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Mortgage Fraud Case Against Bank of America Proceeding to Trial

By Martin & Jones on August 28, 2013

A U.S. government lawsuit against Bank of America Corp. related to the sale of billions of dollars of toxic mortgage loans to Fannie Mae and Freddie Mac is headed to trial in September. The government brought the case pursuant to the False Claims Act and the Financial Institutions Reform, Recovery and Enforcement Act alleging fraud by Bank of America in connection with the sales of the toxic mortgage loans.

The whistleblower lawsuit was originally brought by Countrywide Financial Corp. executive Edward O’Donnell. The U.S. Department of Justice then joined the action. The suit alleges that Countrywide, acquired by Bank of America in July 2008, caused more than $1 billion in taxpayer losses by selling defective home loans to Fannie Mae and Freddie Mac, the mortgage finance entities seized by the government in September 2008.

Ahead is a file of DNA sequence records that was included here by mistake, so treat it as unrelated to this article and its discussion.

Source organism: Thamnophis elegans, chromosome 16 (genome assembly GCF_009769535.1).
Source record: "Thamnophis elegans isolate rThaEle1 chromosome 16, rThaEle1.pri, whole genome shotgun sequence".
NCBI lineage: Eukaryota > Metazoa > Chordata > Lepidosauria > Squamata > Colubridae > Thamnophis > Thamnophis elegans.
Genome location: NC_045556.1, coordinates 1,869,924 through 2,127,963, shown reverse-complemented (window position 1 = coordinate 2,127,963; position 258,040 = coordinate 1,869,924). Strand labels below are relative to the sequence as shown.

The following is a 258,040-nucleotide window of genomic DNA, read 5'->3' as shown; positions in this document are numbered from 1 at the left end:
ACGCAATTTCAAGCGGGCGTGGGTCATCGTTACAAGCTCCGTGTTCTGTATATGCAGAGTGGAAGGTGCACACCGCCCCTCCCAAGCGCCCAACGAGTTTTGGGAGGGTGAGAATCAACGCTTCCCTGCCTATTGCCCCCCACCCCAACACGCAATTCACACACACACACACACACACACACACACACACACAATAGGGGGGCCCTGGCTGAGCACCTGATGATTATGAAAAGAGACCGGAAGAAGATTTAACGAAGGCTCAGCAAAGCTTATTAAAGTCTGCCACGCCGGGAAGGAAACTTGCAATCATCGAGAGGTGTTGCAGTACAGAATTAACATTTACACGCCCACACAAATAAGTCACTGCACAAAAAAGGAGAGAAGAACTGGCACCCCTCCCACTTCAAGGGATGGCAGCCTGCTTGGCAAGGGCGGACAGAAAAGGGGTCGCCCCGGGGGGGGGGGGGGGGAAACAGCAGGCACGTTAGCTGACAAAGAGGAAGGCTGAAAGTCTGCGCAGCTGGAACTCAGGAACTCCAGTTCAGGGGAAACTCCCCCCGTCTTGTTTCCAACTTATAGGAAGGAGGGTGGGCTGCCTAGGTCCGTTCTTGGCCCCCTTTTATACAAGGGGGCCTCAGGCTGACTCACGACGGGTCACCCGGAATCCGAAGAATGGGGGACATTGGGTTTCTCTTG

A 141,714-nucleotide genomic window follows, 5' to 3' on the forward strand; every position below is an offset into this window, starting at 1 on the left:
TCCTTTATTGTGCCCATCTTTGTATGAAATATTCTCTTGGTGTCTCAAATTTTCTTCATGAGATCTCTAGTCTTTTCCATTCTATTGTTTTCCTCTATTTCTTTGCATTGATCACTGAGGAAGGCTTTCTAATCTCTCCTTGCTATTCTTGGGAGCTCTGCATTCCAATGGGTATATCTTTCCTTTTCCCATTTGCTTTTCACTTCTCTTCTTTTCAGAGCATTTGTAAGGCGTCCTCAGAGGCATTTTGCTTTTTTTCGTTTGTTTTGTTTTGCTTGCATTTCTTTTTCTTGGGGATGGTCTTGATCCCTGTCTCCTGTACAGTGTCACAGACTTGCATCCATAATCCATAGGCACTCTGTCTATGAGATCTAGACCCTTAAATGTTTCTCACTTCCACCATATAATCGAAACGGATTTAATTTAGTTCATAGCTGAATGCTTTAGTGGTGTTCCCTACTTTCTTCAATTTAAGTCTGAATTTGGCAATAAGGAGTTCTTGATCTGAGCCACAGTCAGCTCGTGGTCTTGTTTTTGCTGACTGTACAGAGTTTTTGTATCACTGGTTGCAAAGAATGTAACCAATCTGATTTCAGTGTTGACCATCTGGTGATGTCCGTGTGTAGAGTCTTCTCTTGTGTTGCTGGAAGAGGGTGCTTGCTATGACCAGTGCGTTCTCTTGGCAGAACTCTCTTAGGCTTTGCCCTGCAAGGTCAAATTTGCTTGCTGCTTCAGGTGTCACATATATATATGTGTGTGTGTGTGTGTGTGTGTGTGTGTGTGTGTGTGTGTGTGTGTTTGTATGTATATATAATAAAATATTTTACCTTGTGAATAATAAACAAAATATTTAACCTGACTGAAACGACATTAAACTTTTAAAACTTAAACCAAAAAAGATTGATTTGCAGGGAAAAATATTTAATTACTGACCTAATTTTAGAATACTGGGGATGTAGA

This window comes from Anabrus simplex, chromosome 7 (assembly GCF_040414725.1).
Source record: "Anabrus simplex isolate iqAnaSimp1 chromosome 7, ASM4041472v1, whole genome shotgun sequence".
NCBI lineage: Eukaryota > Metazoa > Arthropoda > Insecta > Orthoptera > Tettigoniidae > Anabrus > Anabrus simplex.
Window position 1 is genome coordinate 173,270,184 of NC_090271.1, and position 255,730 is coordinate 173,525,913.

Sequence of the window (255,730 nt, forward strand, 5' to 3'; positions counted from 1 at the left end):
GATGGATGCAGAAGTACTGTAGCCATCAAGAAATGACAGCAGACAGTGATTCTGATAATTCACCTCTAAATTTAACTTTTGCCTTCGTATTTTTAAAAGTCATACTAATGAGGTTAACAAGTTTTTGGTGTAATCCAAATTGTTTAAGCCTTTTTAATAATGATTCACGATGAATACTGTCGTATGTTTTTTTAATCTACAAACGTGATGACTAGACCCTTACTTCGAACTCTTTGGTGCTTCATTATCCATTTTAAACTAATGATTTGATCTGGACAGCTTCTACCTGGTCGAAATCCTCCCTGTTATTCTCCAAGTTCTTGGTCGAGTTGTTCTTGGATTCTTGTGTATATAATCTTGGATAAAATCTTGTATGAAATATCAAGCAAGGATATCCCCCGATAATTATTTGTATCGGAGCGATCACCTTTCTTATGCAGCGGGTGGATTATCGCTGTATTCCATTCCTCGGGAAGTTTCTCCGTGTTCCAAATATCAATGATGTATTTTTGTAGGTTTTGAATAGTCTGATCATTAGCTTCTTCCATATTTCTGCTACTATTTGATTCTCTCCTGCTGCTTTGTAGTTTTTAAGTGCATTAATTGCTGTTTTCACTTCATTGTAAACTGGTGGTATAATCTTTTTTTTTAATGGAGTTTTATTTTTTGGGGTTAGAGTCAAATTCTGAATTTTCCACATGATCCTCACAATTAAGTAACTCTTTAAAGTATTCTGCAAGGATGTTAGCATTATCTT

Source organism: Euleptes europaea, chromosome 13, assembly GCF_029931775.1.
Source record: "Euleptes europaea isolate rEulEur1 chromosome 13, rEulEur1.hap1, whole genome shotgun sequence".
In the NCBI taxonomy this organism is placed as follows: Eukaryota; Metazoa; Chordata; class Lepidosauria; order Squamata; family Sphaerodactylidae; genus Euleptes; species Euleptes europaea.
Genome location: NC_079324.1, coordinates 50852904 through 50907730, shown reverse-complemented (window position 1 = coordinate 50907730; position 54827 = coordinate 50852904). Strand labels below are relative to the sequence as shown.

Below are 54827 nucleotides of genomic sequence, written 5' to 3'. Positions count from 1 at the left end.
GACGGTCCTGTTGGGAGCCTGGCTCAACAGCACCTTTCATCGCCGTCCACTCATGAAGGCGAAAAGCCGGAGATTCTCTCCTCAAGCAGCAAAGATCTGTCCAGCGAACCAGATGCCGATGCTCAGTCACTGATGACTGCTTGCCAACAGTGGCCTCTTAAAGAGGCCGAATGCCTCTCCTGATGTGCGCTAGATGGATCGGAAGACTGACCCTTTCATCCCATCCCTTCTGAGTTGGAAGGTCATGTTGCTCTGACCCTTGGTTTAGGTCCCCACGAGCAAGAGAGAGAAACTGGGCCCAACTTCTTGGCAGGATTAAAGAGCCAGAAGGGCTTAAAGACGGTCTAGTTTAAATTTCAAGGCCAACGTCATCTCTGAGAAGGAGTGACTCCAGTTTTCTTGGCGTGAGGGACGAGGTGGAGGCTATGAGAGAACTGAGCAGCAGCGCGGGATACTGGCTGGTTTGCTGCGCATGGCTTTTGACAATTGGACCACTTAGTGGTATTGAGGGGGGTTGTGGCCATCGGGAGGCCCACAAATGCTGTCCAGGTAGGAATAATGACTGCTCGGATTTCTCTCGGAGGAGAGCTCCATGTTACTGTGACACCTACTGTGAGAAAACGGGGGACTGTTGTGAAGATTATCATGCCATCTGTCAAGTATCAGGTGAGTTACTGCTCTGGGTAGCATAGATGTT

Bank of America had sought the dismissal of the whistleblower suit. In an Order released on August 27, U.S. District Judge Jed Rakoff of the United States District Court for the Southern District of New York denied the Bank’s Motion to Dismiss. That ruling clears the way for the lawsuit to proceed toward a jury trial scheduled to begin September 23 in New York.